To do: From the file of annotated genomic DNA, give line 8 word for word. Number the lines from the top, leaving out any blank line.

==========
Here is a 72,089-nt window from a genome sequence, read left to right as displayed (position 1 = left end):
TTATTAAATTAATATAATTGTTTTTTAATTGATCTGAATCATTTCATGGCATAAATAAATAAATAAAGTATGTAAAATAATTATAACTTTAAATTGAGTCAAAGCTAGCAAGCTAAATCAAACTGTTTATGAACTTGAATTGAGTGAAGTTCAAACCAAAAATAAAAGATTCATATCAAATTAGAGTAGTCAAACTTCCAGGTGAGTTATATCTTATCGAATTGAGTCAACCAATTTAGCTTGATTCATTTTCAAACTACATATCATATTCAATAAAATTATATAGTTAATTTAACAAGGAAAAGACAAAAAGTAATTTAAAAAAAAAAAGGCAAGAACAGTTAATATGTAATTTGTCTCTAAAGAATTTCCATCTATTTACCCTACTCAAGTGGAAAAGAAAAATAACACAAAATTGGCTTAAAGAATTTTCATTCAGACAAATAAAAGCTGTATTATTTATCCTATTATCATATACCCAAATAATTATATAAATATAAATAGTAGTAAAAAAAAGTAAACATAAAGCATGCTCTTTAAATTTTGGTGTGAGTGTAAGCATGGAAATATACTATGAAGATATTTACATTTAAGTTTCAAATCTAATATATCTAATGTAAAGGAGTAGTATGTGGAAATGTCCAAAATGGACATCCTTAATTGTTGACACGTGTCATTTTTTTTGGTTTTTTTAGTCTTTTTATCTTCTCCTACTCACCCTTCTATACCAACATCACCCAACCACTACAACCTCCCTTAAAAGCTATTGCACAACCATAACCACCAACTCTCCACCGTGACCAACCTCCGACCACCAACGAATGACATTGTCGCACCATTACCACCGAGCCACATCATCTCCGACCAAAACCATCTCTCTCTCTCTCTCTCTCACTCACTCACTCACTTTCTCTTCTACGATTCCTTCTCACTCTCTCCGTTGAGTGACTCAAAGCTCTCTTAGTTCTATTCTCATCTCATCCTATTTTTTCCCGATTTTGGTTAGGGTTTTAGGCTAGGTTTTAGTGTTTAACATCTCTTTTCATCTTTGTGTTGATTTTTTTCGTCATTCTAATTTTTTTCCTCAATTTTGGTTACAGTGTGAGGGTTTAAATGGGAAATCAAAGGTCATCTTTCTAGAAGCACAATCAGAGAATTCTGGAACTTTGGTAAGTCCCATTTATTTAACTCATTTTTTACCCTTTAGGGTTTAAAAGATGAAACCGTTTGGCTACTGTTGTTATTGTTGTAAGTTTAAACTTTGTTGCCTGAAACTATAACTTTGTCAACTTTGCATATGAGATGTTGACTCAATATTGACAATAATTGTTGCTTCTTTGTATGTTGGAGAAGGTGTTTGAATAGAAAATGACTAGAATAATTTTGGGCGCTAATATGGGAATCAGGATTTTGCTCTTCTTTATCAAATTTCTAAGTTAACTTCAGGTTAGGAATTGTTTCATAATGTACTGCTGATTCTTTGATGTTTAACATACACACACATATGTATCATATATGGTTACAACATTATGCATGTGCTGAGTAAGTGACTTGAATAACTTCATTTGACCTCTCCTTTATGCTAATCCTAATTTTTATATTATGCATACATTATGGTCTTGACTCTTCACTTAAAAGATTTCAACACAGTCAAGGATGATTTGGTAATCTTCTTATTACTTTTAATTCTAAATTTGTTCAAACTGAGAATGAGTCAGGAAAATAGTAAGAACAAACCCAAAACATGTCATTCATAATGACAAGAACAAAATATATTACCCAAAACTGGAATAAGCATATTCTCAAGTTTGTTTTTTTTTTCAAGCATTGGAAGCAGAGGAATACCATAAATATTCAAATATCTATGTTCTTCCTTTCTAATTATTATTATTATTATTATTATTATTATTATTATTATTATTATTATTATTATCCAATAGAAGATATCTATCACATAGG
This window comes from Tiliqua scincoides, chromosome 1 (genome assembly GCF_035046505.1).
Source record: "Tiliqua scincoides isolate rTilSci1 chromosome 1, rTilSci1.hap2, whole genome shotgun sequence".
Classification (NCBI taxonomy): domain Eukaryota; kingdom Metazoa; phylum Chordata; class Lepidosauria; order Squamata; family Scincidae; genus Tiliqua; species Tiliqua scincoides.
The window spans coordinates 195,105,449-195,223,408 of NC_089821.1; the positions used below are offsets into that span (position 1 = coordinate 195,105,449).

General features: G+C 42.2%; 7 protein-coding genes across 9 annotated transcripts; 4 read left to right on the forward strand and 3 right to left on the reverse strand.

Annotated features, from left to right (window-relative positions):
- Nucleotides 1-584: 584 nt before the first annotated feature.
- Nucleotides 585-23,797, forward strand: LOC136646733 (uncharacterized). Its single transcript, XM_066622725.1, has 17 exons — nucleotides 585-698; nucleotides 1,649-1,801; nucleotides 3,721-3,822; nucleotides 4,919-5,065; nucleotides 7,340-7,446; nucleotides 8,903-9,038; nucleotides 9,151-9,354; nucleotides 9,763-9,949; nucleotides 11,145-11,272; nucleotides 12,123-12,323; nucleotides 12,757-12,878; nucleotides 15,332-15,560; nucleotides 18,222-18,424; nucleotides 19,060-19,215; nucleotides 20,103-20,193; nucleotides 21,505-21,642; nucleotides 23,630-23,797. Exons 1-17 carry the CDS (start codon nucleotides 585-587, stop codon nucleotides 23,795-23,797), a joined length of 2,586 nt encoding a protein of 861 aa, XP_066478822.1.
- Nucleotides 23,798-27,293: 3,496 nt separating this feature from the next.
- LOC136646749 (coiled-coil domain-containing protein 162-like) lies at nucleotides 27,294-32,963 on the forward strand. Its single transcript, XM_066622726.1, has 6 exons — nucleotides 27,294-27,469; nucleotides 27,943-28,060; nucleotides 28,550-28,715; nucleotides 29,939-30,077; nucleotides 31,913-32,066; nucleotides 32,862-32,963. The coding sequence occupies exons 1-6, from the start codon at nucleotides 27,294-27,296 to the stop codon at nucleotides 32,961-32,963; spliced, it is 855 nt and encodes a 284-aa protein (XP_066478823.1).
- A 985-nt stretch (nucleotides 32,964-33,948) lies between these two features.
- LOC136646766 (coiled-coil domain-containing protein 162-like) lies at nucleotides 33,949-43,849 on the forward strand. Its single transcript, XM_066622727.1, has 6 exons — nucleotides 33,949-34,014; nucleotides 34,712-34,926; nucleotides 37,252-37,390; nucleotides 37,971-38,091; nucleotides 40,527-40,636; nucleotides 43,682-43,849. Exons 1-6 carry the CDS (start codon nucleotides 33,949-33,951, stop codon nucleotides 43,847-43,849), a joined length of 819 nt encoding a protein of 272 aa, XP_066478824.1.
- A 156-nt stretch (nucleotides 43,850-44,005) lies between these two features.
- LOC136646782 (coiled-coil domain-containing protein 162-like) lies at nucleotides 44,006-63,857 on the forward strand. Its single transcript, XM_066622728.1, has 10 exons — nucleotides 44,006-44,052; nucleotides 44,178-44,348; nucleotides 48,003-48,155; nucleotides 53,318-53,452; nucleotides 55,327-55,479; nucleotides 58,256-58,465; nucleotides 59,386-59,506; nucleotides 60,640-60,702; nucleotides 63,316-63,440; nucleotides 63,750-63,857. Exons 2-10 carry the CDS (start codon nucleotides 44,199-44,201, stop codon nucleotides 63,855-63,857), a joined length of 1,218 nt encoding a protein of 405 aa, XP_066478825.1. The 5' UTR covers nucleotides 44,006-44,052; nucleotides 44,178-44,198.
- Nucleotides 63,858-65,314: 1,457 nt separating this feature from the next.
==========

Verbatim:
Annotated features, from left to right (window-relative positions):